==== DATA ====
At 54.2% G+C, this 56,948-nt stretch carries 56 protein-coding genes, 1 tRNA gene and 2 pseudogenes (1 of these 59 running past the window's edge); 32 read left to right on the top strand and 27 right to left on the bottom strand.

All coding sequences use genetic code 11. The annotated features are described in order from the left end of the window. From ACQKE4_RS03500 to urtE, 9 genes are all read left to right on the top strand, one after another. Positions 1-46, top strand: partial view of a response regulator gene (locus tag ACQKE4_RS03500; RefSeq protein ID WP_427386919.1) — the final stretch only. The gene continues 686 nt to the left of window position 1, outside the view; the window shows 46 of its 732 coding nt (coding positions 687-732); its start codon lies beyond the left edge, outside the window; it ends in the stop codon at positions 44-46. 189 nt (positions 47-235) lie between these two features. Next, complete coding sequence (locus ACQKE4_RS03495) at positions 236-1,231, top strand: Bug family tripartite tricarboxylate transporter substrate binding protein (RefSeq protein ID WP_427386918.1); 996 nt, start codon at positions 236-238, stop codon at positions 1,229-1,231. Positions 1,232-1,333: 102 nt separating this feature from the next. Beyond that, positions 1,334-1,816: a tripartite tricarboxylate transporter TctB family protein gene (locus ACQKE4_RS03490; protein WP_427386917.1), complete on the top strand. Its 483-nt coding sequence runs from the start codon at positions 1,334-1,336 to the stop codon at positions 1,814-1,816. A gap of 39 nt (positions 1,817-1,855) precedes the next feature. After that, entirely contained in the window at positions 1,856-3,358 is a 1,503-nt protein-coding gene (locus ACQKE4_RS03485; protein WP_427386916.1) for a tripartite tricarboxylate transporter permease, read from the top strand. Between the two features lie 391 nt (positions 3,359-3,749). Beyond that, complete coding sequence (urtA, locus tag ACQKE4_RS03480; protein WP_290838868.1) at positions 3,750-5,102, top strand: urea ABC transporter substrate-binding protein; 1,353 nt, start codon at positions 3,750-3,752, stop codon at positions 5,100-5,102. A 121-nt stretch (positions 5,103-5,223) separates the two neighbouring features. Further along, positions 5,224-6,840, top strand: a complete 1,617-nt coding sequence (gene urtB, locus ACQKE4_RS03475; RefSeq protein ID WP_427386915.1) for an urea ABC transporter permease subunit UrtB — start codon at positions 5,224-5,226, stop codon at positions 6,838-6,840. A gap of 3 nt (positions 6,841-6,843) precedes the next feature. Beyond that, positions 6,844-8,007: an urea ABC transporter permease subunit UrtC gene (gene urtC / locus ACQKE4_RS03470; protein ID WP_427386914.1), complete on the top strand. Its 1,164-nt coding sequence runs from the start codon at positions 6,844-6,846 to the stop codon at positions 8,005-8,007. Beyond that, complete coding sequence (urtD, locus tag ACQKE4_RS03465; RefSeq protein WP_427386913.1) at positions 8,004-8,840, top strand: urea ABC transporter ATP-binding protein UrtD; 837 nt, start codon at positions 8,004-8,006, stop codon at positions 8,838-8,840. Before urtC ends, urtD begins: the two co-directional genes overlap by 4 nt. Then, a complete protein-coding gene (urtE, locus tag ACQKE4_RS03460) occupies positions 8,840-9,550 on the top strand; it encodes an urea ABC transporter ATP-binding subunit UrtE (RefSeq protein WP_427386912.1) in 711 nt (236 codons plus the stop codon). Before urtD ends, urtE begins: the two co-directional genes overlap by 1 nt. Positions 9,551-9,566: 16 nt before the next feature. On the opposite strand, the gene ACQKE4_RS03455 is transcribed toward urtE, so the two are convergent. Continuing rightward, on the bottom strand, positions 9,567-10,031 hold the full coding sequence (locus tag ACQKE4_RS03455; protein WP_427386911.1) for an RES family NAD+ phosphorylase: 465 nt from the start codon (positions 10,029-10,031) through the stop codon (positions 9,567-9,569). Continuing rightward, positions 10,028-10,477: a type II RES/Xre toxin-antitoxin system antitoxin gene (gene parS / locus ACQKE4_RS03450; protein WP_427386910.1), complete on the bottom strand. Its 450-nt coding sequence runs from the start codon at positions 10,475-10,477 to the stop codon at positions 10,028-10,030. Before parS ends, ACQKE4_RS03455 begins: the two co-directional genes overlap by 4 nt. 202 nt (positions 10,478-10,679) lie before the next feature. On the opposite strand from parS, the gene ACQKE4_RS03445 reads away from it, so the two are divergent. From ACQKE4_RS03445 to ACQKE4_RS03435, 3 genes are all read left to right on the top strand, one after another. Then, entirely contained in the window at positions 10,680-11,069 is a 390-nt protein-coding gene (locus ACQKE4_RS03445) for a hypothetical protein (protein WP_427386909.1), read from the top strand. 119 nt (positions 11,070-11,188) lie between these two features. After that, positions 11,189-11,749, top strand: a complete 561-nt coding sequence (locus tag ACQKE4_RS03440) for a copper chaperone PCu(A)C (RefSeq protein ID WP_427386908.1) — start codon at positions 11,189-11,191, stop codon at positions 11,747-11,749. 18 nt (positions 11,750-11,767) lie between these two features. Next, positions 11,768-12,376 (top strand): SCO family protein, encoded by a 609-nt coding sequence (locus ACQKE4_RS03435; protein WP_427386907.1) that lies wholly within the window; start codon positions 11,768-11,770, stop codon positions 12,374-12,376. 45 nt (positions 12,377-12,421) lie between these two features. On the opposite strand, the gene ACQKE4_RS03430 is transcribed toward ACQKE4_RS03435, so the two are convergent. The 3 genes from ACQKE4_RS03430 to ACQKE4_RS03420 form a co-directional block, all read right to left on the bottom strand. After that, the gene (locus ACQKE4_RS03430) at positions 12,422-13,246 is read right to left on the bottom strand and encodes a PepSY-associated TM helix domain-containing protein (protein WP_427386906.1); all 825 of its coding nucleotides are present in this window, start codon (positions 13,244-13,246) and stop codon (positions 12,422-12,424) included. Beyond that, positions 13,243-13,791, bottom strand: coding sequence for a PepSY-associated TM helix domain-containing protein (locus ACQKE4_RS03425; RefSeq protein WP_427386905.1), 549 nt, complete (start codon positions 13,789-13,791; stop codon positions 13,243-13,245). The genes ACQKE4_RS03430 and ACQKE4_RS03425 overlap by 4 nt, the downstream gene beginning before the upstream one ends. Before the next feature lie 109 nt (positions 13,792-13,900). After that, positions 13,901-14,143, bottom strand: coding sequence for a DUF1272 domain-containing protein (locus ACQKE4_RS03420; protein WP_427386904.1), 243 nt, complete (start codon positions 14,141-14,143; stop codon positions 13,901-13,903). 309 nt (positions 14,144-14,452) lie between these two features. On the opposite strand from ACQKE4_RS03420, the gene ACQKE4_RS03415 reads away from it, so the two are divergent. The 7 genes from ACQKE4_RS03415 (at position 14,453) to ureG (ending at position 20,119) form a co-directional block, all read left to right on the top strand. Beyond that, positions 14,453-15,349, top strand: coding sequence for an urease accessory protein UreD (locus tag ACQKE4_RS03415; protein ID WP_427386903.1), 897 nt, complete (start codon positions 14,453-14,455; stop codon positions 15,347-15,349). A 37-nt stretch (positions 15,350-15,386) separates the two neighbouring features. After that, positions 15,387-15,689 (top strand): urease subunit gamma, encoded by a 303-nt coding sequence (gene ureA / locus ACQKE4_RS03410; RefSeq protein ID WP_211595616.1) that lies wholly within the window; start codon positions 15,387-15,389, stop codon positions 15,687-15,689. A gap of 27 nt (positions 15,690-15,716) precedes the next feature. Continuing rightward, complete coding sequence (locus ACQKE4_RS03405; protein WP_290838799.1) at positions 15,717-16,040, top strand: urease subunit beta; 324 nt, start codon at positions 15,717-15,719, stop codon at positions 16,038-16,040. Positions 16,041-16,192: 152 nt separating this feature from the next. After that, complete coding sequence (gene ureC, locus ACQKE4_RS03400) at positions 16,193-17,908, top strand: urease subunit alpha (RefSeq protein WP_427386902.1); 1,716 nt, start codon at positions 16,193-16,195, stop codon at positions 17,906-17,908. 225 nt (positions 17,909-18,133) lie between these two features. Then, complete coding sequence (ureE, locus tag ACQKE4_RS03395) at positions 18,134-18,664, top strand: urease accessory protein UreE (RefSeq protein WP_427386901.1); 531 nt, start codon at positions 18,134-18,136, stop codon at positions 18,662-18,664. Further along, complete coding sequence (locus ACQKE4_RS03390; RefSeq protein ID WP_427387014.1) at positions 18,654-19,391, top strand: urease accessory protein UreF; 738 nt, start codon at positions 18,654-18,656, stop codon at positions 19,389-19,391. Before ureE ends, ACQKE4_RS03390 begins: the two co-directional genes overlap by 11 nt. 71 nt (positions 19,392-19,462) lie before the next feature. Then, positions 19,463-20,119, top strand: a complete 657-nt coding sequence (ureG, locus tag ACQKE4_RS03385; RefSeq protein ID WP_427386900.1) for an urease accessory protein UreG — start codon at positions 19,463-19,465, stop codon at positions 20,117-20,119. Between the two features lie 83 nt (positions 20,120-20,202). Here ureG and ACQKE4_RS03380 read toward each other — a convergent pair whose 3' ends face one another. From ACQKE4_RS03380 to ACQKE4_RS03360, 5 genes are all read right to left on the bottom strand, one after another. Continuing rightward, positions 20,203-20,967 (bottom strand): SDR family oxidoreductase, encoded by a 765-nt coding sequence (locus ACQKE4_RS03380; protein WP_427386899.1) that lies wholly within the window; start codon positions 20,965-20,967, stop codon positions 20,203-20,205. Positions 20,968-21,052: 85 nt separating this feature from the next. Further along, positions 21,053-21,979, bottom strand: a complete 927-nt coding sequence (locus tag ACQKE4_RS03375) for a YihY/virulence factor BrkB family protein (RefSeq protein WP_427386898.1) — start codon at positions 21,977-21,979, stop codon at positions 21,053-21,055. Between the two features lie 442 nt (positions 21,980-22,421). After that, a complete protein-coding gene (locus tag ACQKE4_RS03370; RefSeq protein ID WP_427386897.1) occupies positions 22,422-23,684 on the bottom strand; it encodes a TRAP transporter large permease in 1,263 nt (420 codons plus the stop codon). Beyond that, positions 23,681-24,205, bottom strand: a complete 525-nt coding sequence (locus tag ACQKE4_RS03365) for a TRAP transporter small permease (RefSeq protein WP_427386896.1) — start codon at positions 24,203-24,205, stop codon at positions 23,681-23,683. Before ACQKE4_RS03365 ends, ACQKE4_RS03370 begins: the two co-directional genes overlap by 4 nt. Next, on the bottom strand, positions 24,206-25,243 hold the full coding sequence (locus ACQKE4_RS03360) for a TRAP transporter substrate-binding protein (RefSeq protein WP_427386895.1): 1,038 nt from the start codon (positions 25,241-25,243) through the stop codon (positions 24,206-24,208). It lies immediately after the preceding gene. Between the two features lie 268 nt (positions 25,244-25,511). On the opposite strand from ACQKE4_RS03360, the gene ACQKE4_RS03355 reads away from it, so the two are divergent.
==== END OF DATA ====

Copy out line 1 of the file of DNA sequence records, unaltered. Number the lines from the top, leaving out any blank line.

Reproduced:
At 54.2% G+C, this 56,948-nt stretch carries 56 protein-coding genes, 1 tRNA gene and 2 pseudogenes (1 of these 59 running past the window's edge); 32 read left to right on the top strand and 27 right to left on the bottom strand.